Don’t Fall For This Amazon Scam Email That’s Going Around, Here’s What To Look Out For
There’s a phishing scam email currently being sent to tens of thousands of Amazon.com customers in the US, Australia, and UK, and it’s attempting to trick people into giving up all their information. This is the busiest shopping period of the year. Many people are making purchases on the fly, myself included, and the confirmation emails from Amazon are piling up like those beer cans in my garage which I forget to recycle each week.
I’m not saying that you specifically are absent-minded this time of year, but when an email pops up in your inbox saying there’s been a problem with your Amazon order and it looks totally legit then the stress of Christmas shopping might outweigh your discerning eye. It’s easy to fall for these scams around Christmas because of the stress of getting all the presents ordered, wrapped, and under the tree by the morning of December 25th, and that’s exactly what these phishing scammers are seeking to take advantage of.
Here’s what you need to watch out for, via The Independent UK:
Cyber criminals have targeted Amazon customers with a “convincing” new phishing scam that aims to steal shoppers’ bank details.
A spoof email has been sent to thousands of people in the UK, US, and Australia saying their “Amazon.com order cannot be shipped” — just as a larger number of people than usual log on to the site to make purchases in the run-up to Christmas.
According to consumer rights groups, the message claims there is a problem processing the recipient’s order, adding that they will not be able to access their Amazon account or place any other orders until they confirm their information by following a link.
The link leads to an “authentic-looking” page, which asks the victim to confirm their name, address, and bank card information.
Amazon is getting out ahead of this problem and they’ve set up a HELP PAGE for anyone who believes they’ve received a potential Phishing email, and they’ve listed some things to look out for if you receive an email from Amazon regarding a problem with one of your purchases/orders.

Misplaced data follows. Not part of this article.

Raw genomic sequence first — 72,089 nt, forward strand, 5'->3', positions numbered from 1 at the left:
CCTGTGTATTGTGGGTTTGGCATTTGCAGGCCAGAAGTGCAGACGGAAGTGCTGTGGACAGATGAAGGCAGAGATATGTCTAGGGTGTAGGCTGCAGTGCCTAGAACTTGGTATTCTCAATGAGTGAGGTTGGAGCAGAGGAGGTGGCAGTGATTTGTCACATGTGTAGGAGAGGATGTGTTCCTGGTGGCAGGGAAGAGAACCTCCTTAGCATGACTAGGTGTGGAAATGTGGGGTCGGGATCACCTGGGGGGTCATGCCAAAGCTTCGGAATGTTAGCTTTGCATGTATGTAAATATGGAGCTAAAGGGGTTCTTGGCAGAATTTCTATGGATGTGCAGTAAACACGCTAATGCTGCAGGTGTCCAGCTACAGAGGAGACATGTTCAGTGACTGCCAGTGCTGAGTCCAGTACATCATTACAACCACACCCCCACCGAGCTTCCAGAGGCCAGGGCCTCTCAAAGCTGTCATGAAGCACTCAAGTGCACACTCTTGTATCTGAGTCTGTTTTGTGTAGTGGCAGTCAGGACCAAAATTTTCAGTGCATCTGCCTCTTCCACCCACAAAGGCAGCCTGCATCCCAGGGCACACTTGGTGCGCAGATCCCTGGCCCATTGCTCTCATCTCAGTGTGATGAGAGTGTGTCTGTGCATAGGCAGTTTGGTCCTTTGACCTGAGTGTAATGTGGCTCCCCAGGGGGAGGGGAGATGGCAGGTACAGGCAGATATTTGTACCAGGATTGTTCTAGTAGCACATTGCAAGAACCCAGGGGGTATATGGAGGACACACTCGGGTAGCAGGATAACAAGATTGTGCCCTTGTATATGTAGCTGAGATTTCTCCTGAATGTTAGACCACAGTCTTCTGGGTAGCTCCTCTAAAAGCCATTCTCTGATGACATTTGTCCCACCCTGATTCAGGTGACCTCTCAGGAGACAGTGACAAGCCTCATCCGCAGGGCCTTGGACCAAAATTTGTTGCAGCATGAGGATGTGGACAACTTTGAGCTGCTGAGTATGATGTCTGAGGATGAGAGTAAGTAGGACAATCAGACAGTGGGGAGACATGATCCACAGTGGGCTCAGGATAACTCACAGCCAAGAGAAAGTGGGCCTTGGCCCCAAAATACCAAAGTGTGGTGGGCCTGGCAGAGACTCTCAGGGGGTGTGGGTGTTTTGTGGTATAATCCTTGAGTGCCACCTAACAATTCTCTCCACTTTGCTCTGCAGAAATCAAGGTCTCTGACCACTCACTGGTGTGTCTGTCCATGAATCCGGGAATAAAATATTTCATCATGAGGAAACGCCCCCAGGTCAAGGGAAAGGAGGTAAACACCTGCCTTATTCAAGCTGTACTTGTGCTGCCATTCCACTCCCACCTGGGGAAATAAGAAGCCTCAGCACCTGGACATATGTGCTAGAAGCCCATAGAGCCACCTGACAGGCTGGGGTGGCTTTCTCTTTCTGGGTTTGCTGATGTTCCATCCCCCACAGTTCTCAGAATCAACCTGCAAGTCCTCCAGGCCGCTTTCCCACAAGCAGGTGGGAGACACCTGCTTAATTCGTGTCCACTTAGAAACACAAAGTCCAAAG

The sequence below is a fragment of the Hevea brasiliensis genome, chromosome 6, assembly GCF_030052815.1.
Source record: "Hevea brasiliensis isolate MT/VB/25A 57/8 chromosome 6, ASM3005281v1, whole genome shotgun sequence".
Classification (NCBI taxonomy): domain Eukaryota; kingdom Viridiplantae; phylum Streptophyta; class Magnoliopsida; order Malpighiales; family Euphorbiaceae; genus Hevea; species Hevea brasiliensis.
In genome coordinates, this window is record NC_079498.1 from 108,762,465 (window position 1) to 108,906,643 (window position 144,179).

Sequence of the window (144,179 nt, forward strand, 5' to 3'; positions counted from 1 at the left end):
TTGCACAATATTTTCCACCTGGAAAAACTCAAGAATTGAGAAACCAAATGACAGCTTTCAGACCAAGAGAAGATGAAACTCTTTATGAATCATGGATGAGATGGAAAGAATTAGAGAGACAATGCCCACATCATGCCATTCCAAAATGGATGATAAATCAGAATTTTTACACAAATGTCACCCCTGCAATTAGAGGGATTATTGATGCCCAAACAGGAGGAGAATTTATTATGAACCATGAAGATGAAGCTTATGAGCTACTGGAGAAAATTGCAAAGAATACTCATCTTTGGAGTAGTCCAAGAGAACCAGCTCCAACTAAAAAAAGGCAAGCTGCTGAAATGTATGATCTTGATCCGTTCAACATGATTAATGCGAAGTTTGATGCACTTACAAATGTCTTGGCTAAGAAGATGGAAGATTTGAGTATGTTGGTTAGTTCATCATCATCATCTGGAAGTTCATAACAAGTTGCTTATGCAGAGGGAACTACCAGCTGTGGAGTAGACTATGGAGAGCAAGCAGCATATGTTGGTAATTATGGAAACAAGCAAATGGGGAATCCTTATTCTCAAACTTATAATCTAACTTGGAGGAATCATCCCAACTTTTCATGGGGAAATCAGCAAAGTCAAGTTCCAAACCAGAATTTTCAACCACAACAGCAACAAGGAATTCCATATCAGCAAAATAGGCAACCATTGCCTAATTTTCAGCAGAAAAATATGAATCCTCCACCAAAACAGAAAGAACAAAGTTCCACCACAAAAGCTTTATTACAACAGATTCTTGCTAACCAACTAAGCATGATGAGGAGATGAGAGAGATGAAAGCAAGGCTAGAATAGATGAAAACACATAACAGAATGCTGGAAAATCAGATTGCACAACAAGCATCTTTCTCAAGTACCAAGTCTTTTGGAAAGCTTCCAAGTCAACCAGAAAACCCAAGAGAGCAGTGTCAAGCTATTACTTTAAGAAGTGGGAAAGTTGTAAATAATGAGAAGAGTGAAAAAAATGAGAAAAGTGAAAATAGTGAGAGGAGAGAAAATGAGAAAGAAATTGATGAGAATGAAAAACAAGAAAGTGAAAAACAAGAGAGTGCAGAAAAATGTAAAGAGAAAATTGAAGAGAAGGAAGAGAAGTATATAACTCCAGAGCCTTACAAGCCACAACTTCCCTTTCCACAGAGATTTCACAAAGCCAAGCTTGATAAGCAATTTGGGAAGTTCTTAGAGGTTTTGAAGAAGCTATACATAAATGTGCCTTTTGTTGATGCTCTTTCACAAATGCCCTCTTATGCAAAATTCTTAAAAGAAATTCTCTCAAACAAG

Here’s a list of three things AMAZON WILL NEVER ASK YOU, so if you’re on a website and it appears to be Amazon but they are asking you these questions then you’ve clicked through on a phishing scam:
Amazon.com will never ask you for the following information in an e-mail communication:
1. Your bank account information, credit card number, PIN number, or credit card security code (including “updates” to any of the above)
2. Your mother’s maiden name or other information to identify you (such as your place of birth or your favorite pet’s name)
3. Your Amazon.com password
These, above all, are what you should watch out for. If a website’s asking you for this information you need to peace the fuck out of there as fast as possible.
Here is some more information, via Amazon, on what to look out for when attempting to decide if an email’s a scam/spoof or if it’s legit:
Suspicious e-mails not from Amazon.com often contain:
An order confirmation for an item you didn’t purchase or an attachment to an order confirmation
Note: Go to Your Orders to see if there is an order that matches the details in the e-mail. If it doesn’t match an order in Your Account, the message isn’t from Amazon.
Requests for your Amazon.com username and/or password, or other personal information
Requests to update payment information
Note: Go to Your Account and click Manage Payment Options in the Payments section. If you aren’t prompted to update your payment method on that screen, the message isn’t from Amazon.
Links to websites that look like Amazon.com, but aren’t Amazon
Attachments or prompts to install software on your computer
Typos or grammatical errors
Forged e-mail addresses to make it look like the e-mail is coming from Amazon.com
You bros are smart, and you know that you should be wary of many things you see on the Internet. I’d hate to see any of you get scammed this Christmas season, so watch out for these bullshit phishing scams and don’t fall for them! And if you think your parents or relatives might be susceptible to these scams you should definitely share this article with them as well, don’t let them fall victim!
(h/t The Independent)